OTTAWA – Canada’s nuclear watchdog for the first time is proposing that people living near reactors be given a precautionary stock of radiation-fighting pills in case of an accident.
The Canadian Nuclear Safety Commission has been reviewing the country’s emergency preparedness and response regulations in the wake of the meltdown at Japan’s Fukushima reactor in 2011.
Many countries have already adopted a system where residents near nuclear reactors are given iodine thyroid blocking tablets to store in their homes.
The thyroid glands, especially in younger children, are the most susceptible to absorbing radiation that is ingested or inhaled.
The safety commission has been consulting with various groups, including environmentalists and nuclear license holders, on its latest regulatory draft. It is proposing the tablets be made available within “plume” area of radiation, of about 10 kilometres, for a selective portion of the population.
Some energy producers have expressed concern about the proposal, and have balked at the idea that a “selective” pre-distribution be undertaken for a wider area beyond the first 10 kilometres.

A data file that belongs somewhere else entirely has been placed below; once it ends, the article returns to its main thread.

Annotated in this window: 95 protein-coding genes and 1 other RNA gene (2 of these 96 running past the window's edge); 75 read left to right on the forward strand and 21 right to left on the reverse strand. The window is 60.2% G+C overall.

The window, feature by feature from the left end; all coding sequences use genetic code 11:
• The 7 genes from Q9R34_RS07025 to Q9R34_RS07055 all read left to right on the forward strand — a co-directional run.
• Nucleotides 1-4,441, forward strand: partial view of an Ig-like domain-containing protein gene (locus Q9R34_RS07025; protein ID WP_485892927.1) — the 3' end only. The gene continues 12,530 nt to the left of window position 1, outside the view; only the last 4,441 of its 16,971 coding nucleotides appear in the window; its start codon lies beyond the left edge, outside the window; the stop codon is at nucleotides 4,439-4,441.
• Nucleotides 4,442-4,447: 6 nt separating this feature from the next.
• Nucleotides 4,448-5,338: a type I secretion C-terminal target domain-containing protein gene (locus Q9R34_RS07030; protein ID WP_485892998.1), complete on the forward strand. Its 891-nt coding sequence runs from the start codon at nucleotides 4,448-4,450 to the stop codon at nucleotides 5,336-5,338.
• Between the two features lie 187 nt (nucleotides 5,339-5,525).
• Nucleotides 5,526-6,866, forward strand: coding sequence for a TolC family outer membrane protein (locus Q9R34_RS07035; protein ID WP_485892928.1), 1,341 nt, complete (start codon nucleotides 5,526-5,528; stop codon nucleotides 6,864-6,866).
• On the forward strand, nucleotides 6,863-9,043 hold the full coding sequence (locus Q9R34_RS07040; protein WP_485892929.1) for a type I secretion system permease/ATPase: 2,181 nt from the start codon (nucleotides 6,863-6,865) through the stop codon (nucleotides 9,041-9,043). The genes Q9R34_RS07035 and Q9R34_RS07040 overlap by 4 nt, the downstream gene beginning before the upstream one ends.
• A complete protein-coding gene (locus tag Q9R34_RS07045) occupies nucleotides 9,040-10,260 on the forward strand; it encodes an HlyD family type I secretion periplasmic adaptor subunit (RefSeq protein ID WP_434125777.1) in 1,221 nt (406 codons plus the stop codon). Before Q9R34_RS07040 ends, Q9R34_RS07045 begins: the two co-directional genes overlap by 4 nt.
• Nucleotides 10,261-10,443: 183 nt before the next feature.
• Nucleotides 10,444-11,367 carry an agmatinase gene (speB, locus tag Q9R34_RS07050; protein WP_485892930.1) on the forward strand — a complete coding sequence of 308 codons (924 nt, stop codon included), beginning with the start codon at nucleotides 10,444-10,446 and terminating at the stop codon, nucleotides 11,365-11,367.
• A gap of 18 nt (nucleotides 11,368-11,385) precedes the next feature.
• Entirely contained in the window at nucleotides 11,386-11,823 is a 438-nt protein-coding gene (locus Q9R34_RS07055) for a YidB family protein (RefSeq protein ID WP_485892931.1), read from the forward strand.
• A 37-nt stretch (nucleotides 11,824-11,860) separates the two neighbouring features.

A nuclear safety commission document summarizing the comments lists Ontario Power Generation as wanting to delete the words “selective pre-distribution” and adding the words “the opportunity for pre-distribution…will be made” within the 10-kilometre zone.
The current draft document does not make mention of distribution tablets to Canadians outside that immediate area.
Licensees will have to collaborate with authorities to “ensure that a sufficient quantity of iodine thyroid blocking (ITB) agents is pre-distributed to all residences, businesses and institutions within the designated plume exposure zone,” reads the draft.
Environmental groups such as Greenpeace and the Canadian Environmental Law Association argue the Fukushima incident proves that radiation can drift much further than just 10 kilometres. They point to other countries that have expanded their distribution areas.
“This is a good step towards catching up with other countries, Canadians deserve protection on par with international best practices,” said Shawn-Patrick Stensil, a nuclear analyst with Greenpeace.
“The way it’s written right now it doesn’t meet international best practices, but it’s a good step towards that.”